• levsidorenko - August 10, 2011 6:24 a.m.

    OMG People I get it!It's not about the boy or whatever! It is Kaltoria said, but i will explain it more clearly...It is the "story about man kind" ..but at the end..the braking glass...it is the 3rd World War..and then the boy is returned back to the "same" spot BUT it's actually that the people of the earth finaly FOUND THE MEANING OF LIFE. Think about it...
  • tristancabuang - August 9, 2011 6:08 a.m.

    and so my theory was 4months late. i thought i was posting about the PC version Limbo which only just came out recently. meh.
  • tristancabuang - August 9, 2011 6:07 a.m.

    -the first time we see the sister, the boy walks towards her but something eats at his mind and walks away, when he comes back, the sister is gone. during their innocent childhood, something took over the boy's mind (drugs, peers) which made him do terrible things to his sister which started their drifting apart. -tree houses, motels, cogs childhood, adulthood, work (as stated in the article), and the boy goes thru all those stages in his life -the last puzzle/the ending the boy falls and breaks thru barrier/glass could mean that he is old and dying in real life and has decided to say sorry to his sister for whatever wrong he's done to her. but the sister doesn't accept the apology because to her, he has long been dead. this could explain why the first and last scene is the same area only looks withered and worn, saying that the years have never healed the hurt from the first wrong.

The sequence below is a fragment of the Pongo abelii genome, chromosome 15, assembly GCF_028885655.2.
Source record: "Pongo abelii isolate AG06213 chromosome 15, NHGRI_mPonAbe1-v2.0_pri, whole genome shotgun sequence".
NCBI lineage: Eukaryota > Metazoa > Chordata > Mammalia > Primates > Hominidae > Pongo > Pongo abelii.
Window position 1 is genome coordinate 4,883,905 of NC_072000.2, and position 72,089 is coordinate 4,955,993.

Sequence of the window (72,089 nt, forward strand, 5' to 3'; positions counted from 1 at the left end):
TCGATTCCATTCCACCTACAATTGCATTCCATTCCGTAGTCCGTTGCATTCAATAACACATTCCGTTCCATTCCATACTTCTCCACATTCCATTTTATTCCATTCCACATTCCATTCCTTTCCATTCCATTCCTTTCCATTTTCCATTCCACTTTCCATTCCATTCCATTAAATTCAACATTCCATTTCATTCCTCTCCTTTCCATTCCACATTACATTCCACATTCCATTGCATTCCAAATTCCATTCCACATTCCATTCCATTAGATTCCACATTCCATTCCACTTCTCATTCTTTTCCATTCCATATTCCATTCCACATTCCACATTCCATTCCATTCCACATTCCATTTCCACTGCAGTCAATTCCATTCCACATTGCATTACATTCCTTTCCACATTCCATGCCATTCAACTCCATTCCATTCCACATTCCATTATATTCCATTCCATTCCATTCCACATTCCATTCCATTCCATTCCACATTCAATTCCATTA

• calavera999 - March 26, 2011 5:55 p.m.